... Therefore, mortality occurs more quickly than can reasonably explained by starvation (Grace 1991;Su and Scheffrahn 1991b). ...
Article
Full-text available
The effect of foliar spray of borax on biology, egg laying activity and control of brinjal shoot and fruit borer (BSFB), Leucinodes orbonalis Guen. was evaluated in field and laboratory experiments conducted in the Research Farm of Indian Institute of Vegetable Research, Varanasi. Irrespective of cultivars, the borer infestation was less (23.36%) in 75 ppm boron treated plot, which was at par with 50 ppm treatment (25.11%) compared to 31.17% in control. Among the two cultivars, level of fruit infestation by BSFB was significantly less (23.27%) in Punjab Barsati compared to Punjab Sadabahar (29.62%). Maximum yield (270.59 q/ha) was recorded in 75 ppm boron treated plots. The number of eggs laid in the borer treated plants (36.41 to 50.33/plant) was significantly less than the eggs deposited in the untreated plants. The leaf surface of the boron treated plants inflicted deterrent action on the adults causing less deposit of eggs. Trend of larval and pupal weight in the boron-treated plants indicated that there was gradual reduction in growth of the larvae with increase in the borax concentration.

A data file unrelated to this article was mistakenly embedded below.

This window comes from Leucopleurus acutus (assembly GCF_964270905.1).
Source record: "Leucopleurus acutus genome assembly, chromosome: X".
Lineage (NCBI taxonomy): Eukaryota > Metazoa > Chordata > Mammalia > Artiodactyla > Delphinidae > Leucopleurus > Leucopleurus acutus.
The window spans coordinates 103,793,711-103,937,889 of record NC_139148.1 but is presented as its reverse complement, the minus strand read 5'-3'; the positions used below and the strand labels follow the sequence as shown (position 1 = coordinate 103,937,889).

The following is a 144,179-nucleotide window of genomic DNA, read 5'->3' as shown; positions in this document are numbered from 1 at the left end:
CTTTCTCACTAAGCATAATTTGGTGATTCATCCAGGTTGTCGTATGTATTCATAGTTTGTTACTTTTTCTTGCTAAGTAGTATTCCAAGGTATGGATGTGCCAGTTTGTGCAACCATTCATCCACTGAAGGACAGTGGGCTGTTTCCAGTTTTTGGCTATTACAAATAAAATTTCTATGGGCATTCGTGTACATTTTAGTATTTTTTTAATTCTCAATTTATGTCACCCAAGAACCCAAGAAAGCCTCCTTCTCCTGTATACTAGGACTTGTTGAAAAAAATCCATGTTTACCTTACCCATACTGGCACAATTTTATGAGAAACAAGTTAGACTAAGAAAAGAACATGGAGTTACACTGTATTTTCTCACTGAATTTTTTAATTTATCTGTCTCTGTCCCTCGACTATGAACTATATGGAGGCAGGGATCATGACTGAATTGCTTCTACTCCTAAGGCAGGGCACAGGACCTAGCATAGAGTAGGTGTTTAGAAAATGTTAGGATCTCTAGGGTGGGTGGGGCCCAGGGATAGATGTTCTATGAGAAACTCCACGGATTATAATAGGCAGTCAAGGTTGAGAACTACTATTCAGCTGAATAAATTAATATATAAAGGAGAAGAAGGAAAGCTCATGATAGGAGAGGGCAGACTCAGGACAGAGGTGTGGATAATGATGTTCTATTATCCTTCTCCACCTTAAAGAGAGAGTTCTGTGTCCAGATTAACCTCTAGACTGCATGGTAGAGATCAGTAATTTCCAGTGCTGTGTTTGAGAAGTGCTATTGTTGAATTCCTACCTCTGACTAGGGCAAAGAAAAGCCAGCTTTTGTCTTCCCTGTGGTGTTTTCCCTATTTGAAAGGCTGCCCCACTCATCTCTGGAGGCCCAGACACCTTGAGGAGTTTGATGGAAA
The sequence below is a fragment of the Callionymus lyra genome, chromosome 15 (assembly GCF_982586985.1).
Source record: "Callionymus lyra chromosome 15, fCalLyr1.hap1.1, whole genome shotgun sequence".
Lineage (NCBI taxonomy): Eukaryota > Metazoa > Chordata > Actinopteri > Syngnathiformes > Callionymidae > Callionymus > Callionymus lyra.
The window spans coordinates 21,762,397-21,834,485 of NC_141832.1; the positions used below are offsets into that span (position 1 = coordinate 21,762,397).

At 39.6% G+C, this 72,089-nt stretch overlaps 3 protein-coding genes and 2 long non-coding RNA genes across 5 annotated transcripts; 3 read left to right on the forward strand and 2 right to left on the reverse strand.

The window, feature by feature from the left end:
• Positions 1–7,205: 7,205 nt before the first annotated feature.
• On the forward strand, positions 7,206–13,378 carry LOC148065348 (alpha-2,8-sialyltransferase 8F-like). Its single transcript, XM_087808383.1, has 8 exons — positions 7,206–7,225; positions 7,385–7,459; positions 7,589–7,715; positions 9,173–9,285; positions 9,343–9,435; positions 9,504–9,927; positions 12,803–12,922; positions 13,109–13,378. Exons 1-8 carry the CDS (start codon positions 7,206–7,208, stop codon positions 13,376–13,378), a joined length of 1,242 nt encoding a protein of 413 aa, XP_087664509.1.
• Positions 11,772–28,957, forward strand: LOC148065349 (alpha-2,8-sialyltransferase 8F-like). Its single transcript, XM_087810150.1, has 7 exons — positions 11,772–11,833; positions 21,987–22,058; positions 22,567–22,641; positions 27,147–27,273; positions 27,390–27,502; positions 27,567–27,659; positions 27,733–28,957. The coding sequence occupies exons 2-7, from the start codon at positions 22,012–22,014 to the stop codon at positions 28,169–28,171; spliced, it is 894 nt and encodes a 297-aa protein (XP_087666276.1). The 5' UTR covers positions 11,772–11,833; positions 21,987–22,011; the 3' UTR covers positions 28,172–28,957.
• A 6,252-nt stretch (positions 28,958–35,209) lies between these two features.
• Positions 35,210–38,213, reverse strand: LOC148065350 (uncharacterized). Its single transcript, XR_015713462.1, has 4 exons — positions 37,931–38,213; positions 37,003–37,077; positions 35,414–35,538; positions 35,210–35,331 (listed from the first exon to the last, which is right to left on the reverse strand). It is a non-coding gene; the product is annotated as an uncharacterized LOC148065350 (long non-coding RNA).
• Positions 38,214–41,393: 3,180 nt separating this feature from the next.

Article
Full-text available
Insect pathogens are potentially useful in bait systems for ter-mite control if a significant portion of the colony can be infected without stimulating avoidance of the pathogen and infected individuals by healthy termites. In a laboratory study, Reticul i-termes f/avipes workers were exposed to a sporulating culture of a Beauveri a bassi ana strain originally isolated from R. f I av i pes. When the fungus-exposed workers were placed in nest containers with uninfected termite workers, transfer of conidia among the termites and growth of the pathogen caused significant mortality among the unexposed workers. However, exposure of as large a proportion as 50% of the test group to the fungal culture did not result in greater than 50% mortality of the unexposed workers during the 15-day assay period. We speculate that improved fun-gal culture and inoculation methods can infect termite workers with a greater number of conidia, leading to greater mortality from spore transfer. Our results confirm the potential value of fungi in termite control, but illustrate the problem of delivering a sufficient quantity of inoculum without stimulating colony defensive behaviors such as isolation of infected individuals.
ResearchGate has not been able to resolve any references for this publication.